Keeping it healthy

Probiotics

October 25, 2016

 

I have been interested in probiotics for a long time, particularly since reading the GAPS (Gut and Psychology Syndrome) book by Dr Natasha Campbell-McBride MMedSci (Neurology) MMedSci (Nutrition). I was actually hoping to cover a lot about probiotics in my dietetics degree. Unfortunately, it was only touched on briefly. There is heaps of scientific studies done surrounding this topic, so I have had to do my own research. 

There are many sources of probiotics, but they are generally found in fermented foods of many varieties. I will post a blog on this soon!  

I am so excited by the research that is being done on these amazing little guys! Probiotic research has uncovered some amazing health benefits, and just confirms to me that we need to treat our bodies as a whole, not unrelated parts. We have known that alcohol can affect our mental capacity when over-consumed, but to think that the microbes in our digestive system can also play a role in our mental state, is quite surprising.

For this post, I thought I would do a summary of what the scientific evidence is saying regarding probiotics. Some of the benefits of probiotics have been scientifically proven to be of use while others are still being examined to confirm or reject their use therapeutically. This is a growing area of discovery, which I am very interested in following.  

 

Definition:

Probiotics: “Live microorganisms which when adminstered in adequate amounts confer a health benefit to the host,” FDA & WHO [1] 

 

Health benefits
 
Good evidence 

 

Scientific research has good evidence for a Therapeutic Use of some probiotics for the following conditions [1][2][3]:  

  • Prevention of diarrhoea 

  • Prevention of constipation 

  • Anti-inflammatory effects 

  • Positive evidence for reducing antibiotic associated diarrhoea,

  • Reducing infectious childhood diarrhoea,

  • An effect on irritable Bowel Disease IBD (especially for maintenance of remissions in ulcerative colitis) and pouchitis; 

  • Reduction of atopic eczema associated with cow’s milk allergy (LGG or B.lactis most effective)

  • Contributing to the production of nutrients & improvement of their absorption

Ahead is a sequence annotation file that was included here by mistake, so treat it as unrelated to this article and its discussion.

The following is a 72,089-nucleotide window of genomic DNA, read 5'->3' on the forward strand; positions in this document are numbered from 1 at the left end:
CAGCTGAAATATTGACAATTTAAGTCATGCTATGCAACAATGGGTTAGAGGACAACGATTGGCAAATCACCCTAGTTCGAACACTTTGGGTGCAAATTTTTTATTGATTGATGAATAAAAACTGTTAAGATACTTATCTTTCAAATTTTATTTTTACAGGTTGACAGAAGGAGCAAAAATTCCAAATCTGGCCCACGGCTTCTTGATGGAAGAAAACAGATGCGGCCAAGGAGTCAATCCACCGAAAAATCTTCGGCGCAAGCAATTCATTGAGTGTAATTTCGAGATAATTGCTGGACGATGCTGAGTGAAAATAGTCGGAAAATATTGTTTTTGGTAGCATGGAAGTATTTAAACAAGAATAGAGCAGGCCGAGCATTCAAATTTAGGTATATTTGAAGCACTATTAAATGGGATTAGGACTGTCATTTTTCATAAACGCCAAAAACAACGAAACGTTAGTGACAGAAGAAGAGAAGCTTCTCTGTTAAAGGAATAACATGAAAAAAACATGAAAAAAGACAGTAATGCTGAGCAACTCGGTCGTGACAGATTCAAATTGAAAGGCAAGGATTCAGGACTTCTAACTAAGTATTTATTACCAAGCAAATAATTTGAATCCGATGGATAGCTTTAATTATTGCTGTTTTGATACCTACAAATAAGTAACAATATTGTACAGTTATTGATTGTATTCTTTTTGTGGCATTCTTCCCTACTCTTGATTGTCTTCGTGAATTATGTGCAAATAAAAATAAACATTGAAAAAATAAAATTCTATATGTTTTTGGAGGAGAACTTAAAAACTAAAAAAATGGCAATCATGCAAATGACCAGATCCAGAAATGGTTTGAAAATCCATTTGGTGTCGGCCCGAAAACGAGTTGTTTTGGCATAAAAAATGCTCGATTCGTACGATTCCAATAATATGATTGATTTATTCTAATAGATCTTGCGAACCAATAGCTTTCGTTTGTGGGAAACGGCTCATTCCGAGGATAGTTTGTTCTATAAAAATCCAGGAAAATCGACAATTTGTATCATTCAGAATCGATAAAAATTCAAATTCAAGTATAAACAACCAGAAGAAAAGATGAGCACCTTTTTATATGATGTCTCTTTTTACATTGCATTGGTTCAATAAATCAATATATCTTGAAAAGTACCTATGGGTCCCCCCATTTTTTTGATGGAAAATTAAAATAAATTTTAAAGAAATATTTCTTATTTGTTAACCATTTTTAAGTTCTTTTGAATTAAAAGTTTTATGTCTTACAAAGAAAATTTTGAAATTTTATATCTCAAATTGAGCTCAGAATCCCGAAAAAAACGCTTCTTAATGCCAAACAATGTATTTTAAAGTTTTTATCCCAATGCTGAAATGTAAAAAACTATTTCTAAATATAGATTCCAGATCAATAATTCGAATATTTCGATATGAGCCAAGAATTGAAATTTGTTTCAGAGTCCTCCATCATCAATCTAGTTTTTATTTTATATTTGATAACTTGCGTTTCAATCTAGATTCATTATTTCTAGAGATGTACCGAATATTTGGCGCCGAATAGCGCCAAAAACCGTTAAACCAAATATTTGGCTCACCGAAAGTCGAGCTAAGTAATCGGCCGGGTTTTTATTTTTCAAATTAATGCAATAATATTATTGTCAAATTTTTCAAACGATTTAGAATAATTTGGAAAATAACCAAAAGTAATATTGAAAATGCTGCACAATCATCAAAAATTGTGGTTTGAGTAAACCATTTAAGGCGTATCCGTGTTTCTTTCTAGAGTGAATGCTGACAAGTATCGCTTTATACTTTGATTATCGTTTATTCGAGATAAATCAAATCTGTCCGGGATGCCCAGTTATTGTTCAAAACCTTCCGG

• Antioxidant effect

  • Alleviating symptoms of allergy 

  • Alleviating symptoms of respiratory and urinary tract infections

Potential Benefits
 

Scientific research has shown potential benefits of probiotics, but with inconclusive evidence for the following conditions [1][2][4][5][7][8][9]:

  • Reducing symptoms of Irritable bowel syndrome (Bifidobacterium infantitis may reduce bloating, flatulence),

  • Prevention of atopic eczema for children with a family history (mothers given the probiotic L. rhamnosus GG or LGG prior to delivery of baby & while breastfeeding, or given to the infant for 6 months);

  • Benefits in reduction of IgE and non IgE associated eczema;

  • Reduces high LDL cholesterol;

  • Reduces bacterial Vaginosis;

  • Reduces risk of colorectal cancer;

  • Decreases risk of non-Alcoholic Fatty Liver Disease;

  • Improves general good health

  • Aging benefits

  • Reduction of fatigue 

  • Benefits in autism 

  • Benefits in obesity 

  • Benefits in Type 2 Diabetes Mellitus 

  • Reduction of symptoms of Crohn’s Disease 

No Benefits

 

No benefit of using probiotics has been found for:

  • Allergies once established;

  • Vulvovaginal candidiasis

[2] (Mizock, 2015)

 
 

 

 
Not Safe

Currently Probiotics are regarded as not safe for the following conditions[2]:

  • Seriously ill people

  • Chronically ill children

 

 
 
 
 
But wait there's more! My next post will be continuing the probiotic discussion by looking at how we can use probiotics.

 

 

References:

 

[1] Pandey, K. R., Naik, S. R., & Vakil, B. V. (2015). Probiotics, prebiotics and synbiotics- a review. Journal of Food Science and Technology, 52(12), 7577-7587. doi:10.1007/s13197-015-1921-1

[2] Mizock, B. A. (2015). probiotics. Disease-a-Month : DM, 61(7), 259-290. doi:10.1016/j.disamonth.2015.03.011

[3] Chiang, B. L., Sheih, Y. H., Wang, L. H., Liao, C. K., & Gill, H. S. (2000). Enhancing immunity by dietary consumption of a probiotic lactic acid bacterium (bifidobacterium lactis HN019): Optimization and definition of cellular immune responses.European Journal of Clinical Nutrition, 54(11), 849-855. doi:10.1038/sj.ejcn.1601093

[4] Keightley, P. C., Koloski, N. A., & Talley, N. J. (2015). Pathways in gut-brain communication: Evidence for distinct gut-to-brain and brain-to-gut syndromes. Australian & New Zealand Journal of Psychiatry, 49(3), 207-214. doi:10.1177/0004867415569801

[5] Harish, K. & Varghese, T. (2006). Probiotics in humans - evidence based review. Calicut Medical Journal 4(4):e3

[6] Jonkers, D., Penders, J., Masclee, A., & Pierik, M. (2012). Probiotics in the management of inflammatory bowel disease. Drugs 72(6), 803-823.

[7] Mekkes, M., Weenen, T., Brummer, R. and Claassen, E. "The development of probiotic treatment in obesity: a review.," Beneficial Microbes, vol. 5, no. 1, pp. 19-28. doi: 10.3920/BM2012.0069., March 2014.

[8] Krajmalnik-Brown, R., Lozupone, C., Kang, D., & Adams, J. B. (2015). Gut bacteria in children with autism spectrum disorders: Challenges and promise of studying how a complex community influences a complex disease. Microbial Ecology in Health and Disease, 26, 1-8. doi:10.3402/mehd.v26.26914

[9] van De Sande, Marijke M H, van Buul, V. J., & Brouns, Fred J P H. (2014). Autism and nutrition: The role of the gut-brain axis.Nutrition Research Reviews, 27(2), 199-214. doi:10.1017/S0954422414000110

 

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Michelle@MobileDietitian.com.au

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